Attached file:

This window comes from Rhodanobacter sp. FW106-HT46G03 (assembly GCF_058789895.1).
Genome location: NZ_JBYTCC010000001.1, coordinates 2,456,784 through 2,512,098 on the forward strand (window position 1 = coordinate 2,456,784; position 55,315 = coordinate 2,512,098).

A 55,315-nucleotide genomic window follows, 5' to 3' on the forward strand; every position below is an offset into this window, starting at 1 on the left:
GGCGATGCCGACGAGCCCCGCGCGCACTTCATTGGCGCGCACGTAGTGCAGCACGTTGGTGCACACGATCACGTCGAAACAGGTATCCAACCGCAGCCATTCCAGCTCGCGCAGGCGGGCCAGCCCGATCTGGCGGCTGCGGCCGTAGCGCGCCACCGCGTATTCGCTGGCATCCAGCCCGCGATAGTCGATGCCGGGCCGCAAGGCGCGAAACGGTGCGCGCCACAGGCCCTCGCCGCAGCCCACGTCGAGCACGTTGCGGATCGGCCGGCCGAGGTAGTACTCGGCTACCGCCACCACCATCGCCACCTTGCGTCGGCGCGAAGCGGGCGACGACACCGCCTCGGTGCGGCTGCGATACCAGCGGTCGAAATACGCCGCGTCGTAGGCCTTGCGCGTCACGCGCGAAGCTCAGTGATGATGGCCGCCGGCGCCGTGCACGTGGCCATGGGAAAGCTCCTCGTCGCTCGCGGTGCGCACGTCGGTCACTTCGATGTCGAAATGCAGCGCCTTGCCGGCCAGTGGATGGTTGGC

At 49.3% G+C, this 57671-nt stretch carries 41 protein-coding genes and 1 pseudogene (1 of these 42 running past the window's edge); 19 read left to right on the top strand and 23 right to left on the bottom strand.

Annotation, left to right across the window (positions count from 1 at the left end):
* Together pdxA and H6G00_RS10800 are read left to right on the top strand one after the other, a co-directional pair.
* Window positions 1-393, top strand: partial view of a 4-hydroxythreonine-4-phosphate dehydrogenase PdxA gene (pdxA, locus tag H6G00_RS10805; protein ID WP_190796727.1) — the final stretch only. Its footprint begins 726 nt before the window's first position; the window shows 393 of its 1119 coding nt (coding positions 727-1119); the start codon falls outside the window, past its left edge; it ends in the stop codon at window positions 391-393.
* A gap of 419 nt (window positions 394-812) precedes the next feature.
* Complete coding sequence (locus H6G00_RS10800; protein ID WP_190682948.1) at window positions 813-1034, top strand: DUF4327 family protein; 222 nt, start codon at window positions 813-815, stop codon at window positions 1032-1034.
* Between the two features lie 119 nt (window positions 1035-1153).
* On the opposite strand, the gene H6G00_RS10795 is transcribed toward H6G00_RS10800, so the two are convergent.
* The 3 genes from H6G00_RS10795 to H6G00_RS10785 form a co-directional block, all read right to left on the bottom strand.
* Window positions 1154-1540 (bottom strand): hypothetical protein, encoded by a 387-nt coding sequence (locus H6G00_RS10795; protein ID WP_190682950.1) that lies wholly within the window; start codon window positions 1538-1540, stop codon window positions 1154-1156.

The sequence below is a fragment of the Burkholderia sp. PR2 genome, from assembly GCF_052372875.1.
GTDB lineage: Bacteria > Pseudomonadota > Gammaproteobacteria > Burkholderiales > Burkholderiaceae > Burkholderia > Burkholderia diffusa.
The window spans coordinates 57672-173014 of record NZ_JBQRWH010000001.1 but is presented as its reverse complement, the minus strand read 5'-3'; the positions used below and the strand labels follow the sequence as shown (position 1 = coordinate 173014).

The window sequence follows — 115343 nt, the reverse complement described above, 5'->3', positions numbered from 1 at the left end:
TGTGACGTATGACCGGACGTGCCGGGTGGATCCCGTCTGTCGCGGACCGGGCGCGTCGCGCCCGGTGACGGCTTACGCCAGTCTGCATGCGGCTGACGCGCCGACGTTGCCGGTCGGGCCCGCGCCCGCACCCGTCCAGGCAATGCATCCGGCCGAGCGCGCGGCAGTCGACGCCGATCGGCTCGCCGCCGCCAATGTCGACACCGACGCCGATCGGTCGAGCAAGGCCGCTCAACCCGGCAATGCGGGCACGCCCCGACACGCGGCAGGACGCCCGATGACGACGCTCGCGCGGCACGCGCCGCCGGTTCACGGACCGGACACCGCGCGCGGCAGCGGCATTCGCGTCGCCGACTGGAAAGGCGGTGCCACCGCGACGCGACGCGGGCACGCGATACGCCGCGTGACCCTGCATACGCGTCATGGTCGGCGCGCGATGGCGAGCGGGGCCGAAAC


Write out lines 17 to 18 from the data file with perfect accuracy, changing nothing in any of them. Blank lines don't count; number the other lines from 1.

The window spans coordinates 57672-173014 of record NZ_JBQRWH010000001.1 but is presented as its reverse complement, the minus strand read 5'-3'; the positions used below and the strand labels follow the sequence as shown (position 1 = coordinate 173014).

The window sequence follows — 115343 nt, the reverse complement described above, 5'->3', positions numbered from 1 at the left end: